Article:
The International Monetary Fund has lifted its outlook for US economic growth to 7% for this year, and believes the Federal Reserve will raise interest rates by the end of 2022, as recovery takes root.
The IMF had previously anticipated an annual growth rate of 4.6% for this year. Should the US economy indeed by 7% in 2021 – as both the Fed and now the IMF expect – this would be the fastest expansion since 1984.
Kristalina Georgieva, the IMF managing director, said the improved outlook was based on the American Jobs and Families plans being implemented in line with the outlines presented by the Biden administration, as they appear likely to improve living and income standards in the long term.
“We believe that these two packages will add to near-term demand, raising GDP by a cumulative 5¼ percent over 2022-24. And-perhaps more importantly-our assessment is that GDP will be 1 percent higher even after 10 years, thanks to the significant, positive effects on labor force participation and productivity introduced by these two plans.” she said in a report released on Thursday.
Biden’s infrastructure plan was also referenced in the IMF’s assessment. The bipartisan program allocates $1.2 trillion over the next five years to improving things such as roads, broadband access and education.
The IMF also said it expected US interest rates to rise more quickly than the Fed currently anticipates.
“Presuming staff’s baseline outlook and fiscal policy assumptions are realized, policy rates would likely need to start rising in late-2022 or early-2023,” the IMF said.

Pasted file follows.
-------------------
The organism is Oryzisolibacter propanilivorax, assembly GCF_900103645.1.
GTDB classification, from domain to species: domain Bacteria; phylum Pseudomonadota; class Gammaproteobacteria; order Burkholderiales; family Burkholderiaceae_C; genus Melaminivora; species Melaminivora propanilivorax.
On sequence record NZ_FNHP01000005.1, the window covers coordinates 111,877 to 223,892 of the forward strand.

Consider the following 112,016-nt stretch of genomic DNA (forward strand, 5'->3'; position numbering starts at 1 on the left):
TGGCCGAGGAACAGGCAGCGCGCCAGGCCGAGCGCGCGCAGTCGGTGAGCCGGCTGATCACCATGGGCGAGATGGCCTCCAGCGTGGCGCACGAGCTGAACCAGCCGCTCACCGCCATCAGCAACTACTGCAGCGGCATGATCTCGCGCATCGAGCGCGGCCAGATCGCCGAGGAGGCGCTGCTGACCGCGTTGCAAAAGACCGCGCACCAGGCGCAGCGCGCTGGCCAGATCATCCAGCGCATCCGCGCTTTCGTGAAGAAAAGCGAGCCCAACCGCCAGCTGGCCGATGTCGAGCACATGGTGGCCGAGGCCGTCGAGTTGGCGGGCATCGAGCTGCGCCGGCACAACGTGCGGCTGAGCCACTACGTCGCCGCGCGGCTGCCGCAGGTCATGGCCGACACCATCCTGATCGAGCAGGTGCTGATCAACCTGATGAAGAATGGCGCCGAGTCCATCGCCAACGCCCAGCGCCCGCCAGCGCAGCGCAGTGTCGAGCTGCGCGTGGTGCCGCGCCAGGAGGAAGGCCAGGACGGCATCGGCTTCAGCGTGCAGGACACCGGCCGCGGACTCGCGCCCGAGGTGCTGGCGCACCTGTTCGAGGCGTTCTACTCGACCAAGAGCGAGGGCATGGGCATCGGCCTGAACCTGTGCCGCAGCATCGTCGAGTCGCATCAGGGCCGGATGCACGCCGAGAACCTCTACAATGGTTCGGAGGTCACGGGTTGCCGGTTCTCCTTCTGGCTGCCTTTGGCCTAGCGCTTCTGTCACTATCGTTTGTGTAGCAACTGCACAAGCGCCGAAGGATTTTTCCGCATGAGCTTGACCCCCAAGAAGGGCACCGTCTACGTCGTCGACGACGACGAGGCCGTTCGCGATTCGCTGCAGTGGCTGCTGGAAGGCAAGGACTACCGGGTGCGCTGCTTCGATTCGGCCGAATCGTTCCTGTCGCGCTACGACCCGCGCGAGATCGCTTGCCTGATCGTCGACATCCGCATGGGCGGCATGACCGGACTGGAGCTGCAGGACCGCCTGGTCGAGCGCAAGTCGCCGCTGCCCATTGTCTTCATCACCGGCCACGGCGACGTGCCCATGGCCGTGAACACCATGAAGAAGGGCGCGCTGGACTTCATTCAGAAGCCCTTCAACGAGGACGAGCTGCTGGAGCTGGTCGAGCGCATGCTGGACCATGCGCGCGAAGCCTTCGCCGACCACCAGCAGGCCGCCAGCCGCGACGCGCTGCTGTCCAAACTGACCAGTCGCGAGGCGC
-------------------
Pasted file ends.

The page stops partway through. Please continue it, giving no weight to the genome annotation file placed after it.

At its mid-June meeting, the Fed said it expected to raise interest rates by 2023. Several individual policymakers have however since said they expect monetary policy to tighten sooner than this.
The Fed’s more hawkish outlook initially fueled some concern among investors, particularly relating to the implications for the central bank’s highly accommodative monetary policy stance. Stocks wavered for a few weeks, but have since recovered and hit successive record highs in the last week. Government bond yields have fallen to around six-month lows, highlighting that investors trust the Fed’s ability to target inflation without derailing the economy.
Both the IMF and the Fed expect inflation to be transitory and short-term, rather than weigh on markets for a prolonged period of time.
The Bank of England said it now expects UK inflation to surge above 3%, but nonetheless maintained its bond-buying target at $1.25 trillion, saying it still believed sharp price rises will be temporary.